RIDDOR – What is in or out of connection with work?
Ask any Health and Safety professional what their biggest confusion is in relation to the reporting of accidents in the workplace and the majority will say ‘when an accident is reportable under RIDDOR or not’.
So, what type of accident must be reported under RIDDOR?
- Work related fatalities.
- Work related accidents causing certain specified injuries.
- Certain work-related illness.
- Injuries to non-workers.
- Certain dangerous occurrences.
- Gas incidents.
RIDDOR requires deaths and injuries to be reported only when:
- there has been an accident which caused the injury;
- the injury is of a type which is reportable; or
- the accident was work-related.
The term ‘work related’ at first appears straightforward, if the person is at work and suffers a reportable injury then surely it must be a RIDDOR… Right?
The HSE states that RIDDOR only requires you to report accidents if they are ‘work-related’, so let’s examine this term in more depth.
When deciding if the accident that led to the death or injury is work-related, the key issues to consider are whether the accident was related to:
- the way the work was organised, carried out or supervised;
- any machinery, plant, substances, or equipment used for work; and
- the condition of the site or premises where the accident happened.
If none of these factors are relevant to the incident, it is likely that a report will not be required. Having an accident at work does not automatically mean it is a RIDDOR. Therefore, to decide if an accident is reportable under RIDDOR the first question we need to be asking is if the accident relates to any of the above 3 factors.
The table below gives some examples of accidents that are, and are not, RIDDOR reportable (even though the injuries are the same in each scenario).
|RIDDOR reportable accident||Non RIDDOR reportable event|
|An employee was assaulted by a service user and suffered a specific injury. The service user assaulted the employee as he refused to let the service user drink alcohol as per the service users care plan. Reportable as the employee was acting in their work capacity and following the care plan.||Two employees get into a fight over the latest football result causing one of the employees to suffer a broken arm. Not reportable as although the employees were in work, the argument was about an external matter and had nothing to do with work.|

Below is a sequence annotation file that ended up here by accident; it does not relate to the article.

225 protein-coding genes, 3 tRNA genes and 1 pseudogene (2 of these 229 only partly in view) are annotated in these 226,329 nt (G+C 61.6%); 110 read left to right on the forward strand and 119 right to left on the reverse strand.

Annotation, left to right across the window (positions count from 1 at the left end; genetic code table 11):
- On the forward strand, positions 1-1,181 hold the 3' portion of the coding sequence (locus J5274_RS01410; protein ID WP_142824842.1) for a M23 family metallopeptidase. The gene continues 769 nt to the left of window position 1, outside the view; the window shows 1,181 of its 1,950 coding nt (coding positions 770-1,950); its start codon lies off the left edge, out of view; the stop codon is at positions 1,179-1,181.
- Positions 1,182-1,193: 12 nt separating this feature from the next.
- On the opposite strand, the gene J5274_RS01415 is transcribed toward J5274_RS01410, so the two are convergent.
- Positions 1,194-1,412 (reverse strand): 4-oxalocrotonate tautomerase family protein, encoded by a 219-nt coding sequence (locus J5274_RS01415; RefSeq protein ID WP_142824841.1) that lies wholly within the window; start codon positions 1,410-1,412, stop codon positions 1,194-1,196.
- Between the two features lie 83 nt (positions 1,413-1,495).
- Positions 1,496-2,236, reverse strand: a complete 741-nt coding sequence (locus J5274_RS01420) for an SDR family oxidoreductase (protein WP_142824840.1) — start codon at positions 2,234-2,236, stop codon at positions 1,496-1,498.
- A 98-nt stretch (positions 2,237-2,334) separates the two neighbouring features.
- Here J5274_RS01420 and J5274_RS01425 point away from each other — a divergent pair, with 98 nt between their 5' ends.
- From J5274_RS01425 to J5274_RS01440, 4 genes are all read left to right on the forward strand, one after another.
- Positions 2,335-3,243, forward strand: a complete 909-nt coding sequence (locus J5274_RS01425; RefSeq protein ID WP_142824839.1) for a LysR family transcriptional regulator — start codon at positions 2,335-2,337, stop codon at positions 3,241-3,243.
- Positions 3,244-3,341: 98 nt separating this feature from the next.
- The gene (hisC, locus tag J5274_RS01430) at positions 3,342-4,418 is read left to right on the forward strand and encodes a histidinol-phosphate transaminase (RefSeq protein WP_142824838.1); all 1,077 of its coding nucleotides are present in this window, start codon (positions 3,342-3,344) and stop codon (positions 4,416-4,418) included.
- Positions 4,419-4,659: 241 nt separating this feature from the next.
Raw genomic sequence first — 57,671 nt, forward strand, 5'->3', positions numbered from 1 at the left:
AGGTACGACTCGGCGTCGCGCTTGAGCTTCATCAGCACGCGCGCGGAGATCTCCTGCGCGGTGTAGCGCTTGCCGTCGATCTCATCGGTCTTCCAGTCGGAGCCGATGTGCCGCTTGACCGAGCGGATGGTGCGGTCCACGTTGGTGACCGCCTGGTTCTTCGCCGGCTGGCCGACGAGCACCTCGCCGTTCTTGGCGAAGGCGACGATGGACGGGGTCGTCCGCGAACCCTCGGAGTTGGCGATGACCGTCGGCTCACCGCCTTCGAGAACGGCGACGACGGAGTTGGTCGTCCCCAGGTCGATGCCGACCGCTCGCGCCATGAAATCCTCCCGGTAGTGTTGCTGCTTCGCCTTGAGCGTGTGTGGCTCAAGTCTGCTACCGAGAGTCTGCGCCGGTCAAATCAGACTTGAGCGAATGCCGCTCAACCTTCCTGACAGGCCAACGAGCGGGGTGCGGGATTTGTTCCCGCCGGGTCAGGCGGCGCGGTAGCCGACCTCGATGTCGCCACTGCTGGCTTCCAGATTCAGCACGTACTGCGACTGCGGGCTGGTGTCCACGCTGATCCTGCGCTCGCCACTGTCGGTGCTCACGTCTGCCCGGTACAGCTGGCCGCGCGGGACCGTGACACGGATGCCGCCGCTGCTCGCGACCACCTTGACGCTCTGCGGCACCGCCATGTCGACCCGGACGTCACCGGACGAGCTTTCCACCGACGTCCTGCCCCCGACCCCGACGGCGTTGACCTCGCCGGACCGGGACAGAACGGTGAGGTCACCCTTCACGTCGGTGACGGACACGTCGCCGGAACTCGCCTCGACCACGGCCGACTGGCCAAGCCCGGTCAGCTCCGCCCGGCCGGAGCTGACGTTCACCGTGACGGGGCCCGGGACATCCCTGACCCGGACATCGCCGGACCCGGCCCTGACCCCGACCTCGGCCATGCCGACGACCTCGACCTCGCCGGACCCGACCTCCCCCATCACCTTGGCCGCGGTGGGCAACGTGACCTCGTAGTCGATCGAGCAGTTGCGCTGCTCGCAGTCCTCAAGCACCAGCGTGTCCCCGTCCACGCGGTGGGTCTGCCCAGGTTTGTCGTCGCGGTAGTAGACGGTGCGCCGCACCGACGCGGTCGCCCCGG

|An employee was walking along the office corridor and tripped over a torn piece of carpet causing her to fall and suffer a specified injury. Reportable as the condition of the site or premises contributed to the accident.||An employee was walking along the office corridor and tripped over her shoelaces that had come undone causing her to fall and suffer a specified injury. Not reportable as the condition of the site or premises did not contribute to the accident.|
|A factory worker had just finished for the day and, while reversing his vehicle in the staff car park, collided with another worker’s vehicle suffering a specified injury. The collision occurred due to an advertising board which obscured the driver’s visibility. Reportable as the condition of the site or premises contributed to where the accident occurred.||A factory worker had just finished for the day and while reversing his vehicle in the staff car park collided with another worker’s vehicle suffering a specified injury. Not reportable, just because an accident takes place on work premises, this does not make it a work-related accident.|
Hopefully the above reasoning offers some explanation as to the question of what is ‘out of, or in connection with work’, but further information can be found by reading INDG453.